Immediately initiated into the life of a Navy spouse, already possessing the required independent and resilient soul, Julie packed out the house after I left for chaplain’s school. I should note here that each of the next three household goods packouts happened while I was deployed, all either to or from overseas and twice while Julie had pneumonia. While I have been deployed she has had to buy cars, find housing, get the kids in new schools, and she’s even managed the household through a month without power and a house in chaos after Hurricane Isabel rolled through, with me none the wiser, because I was out of contact and in country in the Philippines with the Marines at the time. I seriously owe you, Julie and the list just gets longer every year for all the ways I have experienced your support, and whatever credit I am due for what I have done as a chaplain, you and the kids have in so many ways quietly borne the real brunt of this life of service and sacrifice, making it possible for me to serve. If the three most important decisions in my life have been to accept Christ, accept the call of ministry, and to marry Julie, then everything I have accomplished as a Navy Chaplain has had its roots in those very decisions. I am forever indebted to you, Julie. You are my best friend in life, my confidant and truth teller through all the years of me being a rather slow student! The love of my life, I am grateful you have stuck it out with me for now 34 years. And I am so very proud of you, AJ and Ben. In all of this, we have marveled as you two have grown into such ethical, wise and grounded adults who truly care about people!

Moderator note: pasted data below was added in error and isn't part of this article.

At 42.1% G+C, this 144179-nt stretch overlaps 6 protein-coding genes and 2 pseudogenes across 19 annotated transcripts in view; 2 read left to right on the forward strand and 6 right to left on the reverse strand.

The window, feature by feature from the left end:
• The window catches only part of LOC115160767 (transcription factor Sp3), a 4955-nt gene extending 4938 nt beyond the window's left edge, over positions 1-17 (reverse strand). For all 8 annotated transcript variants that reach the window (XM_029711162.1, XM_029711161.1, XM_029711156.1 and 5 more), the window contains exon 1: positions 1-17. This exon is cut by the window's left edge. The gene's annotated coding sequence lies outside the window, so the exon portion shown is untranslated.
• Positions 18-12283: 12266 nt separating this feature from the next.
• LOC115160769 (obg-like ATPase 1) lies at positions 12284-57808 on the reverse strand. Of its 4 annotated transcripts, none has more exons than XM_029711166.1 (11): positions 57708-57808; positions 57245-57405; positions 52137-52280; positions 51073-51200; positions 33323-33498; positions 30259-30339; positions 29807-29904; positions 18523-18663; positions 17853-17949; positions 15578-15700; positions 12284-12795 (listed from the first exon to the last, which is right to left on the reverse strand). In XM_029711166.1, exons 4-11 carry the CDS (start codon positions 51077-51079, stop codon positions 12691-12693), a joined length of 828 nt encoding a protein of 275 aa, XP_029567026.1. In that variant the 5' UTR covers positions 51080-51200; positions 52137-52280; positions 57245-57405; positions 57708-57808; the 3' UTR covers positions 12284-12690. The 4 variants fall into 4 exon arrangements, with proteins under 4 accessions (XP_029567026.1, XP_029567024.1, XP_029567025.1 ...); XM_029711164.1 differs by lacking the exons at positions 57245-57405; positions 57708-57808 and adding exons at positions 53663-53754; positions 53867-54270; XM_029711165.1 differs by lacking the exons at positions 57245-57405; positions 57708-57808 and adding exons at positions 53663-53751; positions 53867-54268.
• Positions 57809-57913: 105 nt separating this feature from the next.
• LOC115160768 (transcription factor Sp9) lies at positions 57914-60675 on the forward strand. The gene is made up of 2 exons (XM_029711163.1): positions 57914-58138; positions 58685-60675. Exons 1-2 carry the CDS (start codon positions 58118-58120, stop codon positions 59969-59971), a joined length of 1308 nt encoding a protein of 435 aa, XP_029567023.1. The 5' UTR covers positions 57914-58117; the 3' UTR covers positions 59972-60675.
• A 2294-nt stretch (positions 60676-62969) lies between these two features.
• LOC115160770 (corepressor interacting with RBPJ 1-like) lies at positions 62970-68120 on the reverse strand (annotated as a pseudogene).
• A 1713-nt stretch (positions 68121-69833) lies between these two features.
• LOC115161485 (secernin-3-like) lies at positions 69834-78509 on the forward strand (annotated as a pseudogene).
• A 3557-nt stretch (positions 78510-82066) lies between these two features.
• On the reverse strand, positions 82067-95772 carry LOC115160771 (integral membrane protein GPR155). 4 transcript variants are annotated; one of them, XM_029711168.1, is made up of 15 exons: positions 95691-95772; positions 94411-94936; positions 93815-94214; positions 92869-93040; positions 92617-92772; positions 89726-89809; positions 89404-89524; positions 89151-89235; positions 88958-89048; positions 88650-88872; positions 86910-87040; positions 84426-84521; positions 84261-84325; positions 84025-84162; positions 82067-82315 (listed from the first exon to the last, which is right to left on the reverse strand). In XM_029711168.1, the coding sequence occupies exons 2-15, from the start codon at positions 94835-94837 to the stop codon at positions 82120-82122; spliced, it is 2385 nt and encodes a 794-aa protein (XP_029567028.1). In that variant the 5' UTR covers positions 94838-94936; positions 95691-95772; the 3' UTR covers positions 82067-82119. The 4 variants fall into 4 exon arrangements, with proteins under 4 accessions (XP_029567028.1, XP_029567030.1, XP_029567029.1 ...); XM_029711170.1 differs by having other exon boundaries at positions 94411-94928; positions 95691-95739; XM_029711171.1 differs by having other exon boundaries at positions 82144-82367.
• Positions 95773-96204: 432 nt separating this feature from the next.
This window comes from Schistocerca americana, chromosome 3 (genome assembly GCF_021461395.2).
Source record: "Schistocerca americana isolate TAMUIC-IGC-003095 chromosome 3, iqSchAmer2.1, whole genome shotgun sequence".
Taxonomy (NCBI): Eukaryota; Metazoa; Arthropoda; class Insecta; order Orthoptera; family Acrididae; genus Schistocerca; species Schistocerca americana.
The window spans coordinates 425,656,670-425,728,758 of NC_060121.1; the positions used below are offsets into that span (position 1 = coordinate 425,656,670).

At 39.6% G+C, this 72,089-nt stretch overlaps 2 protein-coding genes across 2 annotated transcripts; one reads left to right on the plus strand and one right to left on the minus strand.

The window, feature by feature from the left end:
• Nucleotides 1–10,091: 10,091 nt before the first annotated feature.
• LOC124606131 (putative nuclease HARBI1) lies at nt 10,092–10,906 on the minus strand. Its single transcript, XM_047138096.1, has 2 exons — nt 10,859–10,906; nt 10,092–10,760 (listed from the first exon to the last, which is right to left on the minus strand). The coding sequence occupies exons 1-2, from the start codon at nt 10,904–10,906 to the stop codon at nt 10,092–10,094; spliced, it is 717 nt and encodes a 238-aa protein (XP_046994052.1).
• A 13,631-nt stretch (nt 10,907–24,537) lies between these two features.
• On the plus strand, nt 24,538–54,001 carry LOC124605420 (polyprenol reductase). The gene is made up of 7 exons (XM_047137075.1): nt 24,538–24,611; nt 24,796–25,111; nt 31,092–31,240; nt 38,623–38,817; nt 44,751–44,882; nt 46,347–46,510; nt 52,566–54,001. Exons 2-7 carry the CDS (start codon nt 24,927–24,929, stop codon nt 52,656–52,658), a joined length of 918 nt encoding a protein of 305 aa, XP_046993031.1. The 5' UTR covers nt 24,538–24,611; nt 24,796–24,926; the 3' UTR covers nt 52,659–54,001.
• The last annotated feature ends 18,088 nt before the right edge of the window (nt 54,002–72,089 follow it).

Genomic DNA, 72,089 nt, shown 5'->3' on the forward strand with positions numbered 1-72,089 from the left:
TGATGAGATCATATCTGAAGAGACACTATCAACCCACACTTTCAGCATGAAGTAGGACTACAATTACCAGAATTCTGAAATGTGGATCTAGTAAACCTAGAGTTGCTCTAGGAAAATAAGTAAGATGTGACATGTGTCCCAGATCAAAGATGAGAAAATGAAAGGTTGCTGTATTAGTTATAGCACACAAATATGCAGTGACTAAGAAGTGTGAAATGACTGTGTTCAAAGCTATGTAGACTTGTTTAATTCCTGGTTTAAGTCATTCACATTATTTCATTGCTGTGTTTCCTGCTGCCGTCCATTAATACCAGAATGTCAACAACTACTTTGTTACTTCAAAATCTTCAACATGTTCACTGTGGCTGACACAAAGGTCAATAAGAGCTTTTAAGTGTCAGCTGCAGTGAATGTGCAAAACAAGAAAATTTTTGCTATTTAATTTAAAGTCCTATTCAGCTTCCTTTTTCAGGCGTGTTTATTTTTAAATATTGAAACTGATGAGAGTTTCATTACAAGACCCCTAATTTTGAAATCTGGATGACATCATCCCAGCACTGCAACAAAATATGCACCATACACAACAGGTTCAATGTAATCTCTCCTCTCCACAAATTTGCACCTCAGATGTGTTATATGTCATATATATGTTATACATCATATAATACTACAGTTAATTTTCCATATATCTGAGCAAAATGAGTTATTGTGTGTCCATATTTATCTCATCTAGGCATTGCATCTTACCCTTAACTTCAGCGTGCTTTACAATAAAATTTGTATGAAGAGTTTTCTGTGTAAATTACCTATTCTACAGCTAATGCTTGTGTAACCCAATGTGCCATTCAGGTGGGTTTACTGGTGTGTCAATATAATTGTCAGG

Starting out in this thing called the Navy, having deployed within days of graduating from chaplains school, I entrusted Julie and our then 2 ½ year old daughter AJ in the care of our friends and former church members, Stan and Annley, back here in Virginia. They, along with Betty Lou and Fido, in June of 1991 had stood just outside the operating room to welcome her into the world as I rushed by with her to the awaiting ICU. Later, new to Japan, by some miracle we found a house within 2 hours of looking, high up on Shonon Takatori and just down the street from my shipmate, friend and liberty buddy, Ray and his family. Tina and Julie became fast friends and our kids too, which proved a godsend two years later when I left Julie on the pier just a couple days before Ben would be born, as the INDY had to make an emergent 5-month deployment from Japan to the Gulf. It would be Tina who was Julie’s labor coach – all 35.5 hours of it, and she remains our son’s beloved “Aunt T” for good reason! Adoptive aunts and uncles to our children, especially when they were young and in those first ten years in the Navy during which I was gone more a total of more than six years, whether on deployments, exercises, travel or whatever else – well, it made a huge difference knowing you were there. We love you and are eternally grateful for your abiding friendship.